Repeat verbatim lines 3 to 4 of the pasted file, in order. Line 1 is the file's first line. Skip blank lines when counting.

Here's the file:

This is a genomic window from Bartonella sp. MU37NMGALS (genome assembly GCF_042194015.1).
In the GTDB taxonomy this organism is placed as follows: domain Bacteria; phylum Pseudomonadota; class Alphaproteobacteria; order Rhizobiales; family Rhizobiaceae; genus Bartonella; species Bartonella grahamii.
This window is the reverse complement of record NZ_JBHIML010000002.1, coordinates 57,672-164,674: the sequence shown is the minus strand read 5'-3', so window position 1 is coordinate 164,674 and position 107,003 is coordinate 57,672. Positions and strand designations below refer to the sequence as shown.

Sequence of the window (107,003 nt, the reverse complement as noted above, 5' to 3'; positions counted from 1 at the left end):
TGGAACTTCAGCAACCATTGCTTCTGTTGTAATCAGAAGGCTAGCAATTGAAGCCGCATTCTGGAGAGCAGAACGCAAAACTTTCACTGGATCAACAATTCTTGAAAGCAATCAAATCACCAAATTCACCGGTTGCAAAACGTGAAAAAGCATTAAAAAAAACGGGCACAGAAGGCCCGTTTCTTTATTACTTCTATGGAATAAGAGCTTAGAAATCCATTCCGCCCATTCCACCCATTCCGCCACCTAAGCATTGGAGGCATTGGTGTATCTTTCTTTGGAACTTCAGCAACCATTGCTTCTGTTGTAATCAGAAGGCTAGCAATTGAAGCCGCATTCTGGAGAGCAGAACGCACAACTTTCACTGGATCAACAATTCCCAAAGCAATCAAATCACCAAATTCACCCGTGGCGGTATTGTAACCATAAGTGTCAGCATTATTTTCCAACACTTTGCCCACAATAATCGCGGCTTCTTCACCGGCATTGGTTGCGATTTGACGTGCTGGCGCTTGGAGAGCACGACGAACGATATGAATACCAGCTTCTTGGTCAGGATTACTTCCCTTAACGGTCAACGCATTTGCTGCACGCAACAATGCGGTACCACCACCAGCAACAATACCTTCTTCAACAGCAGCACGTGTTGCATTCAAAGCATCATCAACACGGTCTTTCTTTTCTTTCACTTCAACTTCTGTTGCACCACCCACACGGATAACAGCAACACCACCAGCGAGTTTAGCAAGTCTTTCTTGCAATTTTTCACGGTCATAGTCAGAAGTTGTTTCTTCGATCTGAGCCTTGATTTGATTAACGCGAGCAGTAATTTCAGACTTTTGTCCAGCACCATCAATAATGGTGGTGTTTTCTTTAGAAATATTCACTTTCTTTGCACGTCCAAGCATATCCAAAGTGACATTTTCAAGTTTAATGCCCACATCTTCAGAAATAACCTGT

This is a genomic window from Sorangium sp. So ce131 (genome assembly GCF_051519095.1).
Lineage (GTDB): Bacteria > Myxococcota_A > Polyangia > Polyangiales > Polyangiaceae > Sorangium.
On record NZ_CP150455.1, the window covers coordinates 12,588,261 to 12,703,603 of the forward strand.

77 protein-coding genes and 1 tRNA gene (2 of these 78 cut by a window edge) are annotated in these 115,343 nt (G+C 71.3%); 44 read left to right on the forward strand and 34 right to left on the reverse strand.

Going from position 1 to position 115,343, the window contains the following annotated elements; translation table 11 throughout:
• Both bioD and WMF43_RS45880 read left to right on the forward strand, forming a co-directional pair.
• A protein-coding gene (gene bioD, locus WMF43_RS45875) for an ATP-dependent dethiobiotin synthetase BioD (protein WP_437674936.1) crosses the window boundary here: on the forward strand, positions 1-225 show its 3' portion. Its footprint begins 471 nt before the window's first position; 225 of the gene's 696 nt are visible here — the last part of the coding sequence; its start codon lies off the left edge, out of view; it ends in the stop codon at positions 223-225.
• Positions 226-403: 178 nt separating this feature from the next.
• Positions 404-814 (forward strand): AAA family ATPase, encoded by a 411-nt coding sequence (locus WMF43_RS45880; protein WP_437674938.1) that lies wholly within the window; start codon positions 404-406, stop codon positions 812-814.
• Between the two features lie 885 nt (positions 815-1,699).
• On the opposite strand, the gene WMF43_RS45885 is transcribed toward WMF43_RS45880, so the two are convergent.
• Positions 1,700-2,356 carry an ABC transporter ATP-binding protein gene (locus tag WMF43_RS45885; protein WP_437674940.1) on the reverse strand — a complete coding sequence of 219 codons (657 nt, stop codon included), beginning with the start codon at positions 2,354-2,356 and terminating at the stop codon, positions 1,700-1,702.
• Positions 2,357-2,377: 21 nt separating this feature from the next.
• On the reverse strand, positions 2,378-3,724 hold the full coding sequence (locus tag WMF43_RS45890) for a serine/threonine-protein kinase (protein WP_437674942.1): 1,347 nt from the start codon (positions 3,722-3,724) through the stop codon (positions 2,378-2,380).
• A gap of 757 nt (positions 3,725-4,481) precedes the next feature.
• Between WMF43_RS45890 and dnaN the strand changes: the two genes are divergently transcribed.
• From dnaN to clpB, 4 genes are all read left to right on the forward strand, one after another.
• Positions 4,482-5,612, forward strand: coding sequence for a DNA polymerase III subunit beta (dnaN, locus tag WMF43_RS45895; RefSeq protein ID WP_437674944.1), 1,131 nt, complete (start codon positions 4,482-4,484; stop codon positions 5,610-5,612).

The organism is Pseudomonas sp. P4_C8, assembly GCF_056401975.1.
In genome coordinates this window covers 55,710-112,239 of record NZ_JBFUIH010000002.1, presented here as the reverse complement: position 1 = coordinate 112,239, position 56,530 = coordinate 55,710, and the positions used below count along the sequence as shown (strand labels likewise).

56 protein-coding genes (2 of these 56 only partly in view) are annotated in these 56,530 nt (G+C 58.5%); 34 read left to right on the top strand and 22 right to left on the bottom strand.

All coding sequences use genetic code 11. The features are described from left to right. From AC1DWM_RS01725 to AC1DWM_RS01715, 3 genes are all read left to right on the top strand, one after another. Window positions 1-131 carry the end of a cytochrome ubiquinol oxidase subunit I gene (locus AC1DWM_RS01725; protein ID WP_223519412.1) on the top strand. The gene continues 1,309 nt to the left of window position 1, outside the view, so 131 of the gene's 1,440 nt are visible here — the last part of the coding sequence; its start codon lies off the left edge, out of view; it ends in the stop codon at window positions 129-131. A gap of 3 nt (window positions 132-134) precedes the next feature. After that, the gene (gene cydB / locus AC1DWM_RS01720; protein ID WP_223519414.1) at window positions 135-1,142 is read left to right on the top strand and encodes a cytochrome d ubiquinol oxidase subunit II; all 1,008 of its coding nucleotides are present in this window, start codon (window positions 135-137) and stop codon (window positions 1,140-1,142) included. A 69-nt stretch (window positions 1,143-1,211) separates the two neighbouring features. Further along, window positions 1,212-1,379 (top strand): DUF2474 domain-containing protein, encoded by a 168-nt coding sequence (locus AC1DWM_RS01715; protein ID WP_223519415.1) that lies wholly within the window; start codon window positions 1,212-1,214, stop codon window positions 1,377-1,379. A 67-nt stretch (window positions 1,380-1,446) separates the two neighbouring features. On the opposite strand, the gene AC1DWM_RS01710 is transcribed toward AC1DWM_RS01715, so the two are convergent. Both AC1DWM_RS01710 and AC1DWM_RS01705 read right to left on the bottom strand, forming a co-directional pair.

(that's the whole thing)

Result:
This window is the reverse complement of record NZ_JBHIML010000002.1, coordinates 57,672-164,674: the sequence shown is the minus strand read 5'-3', so window position 1 is coordinate 164,674 and position 107,003 is coordinate 57,672. Positions and strand designations below refer to the sequence as shown.

Sequence of the window (107,003 nt, the reverse complement as noted above, 5' to 3'; positions counted from 1 at the left end):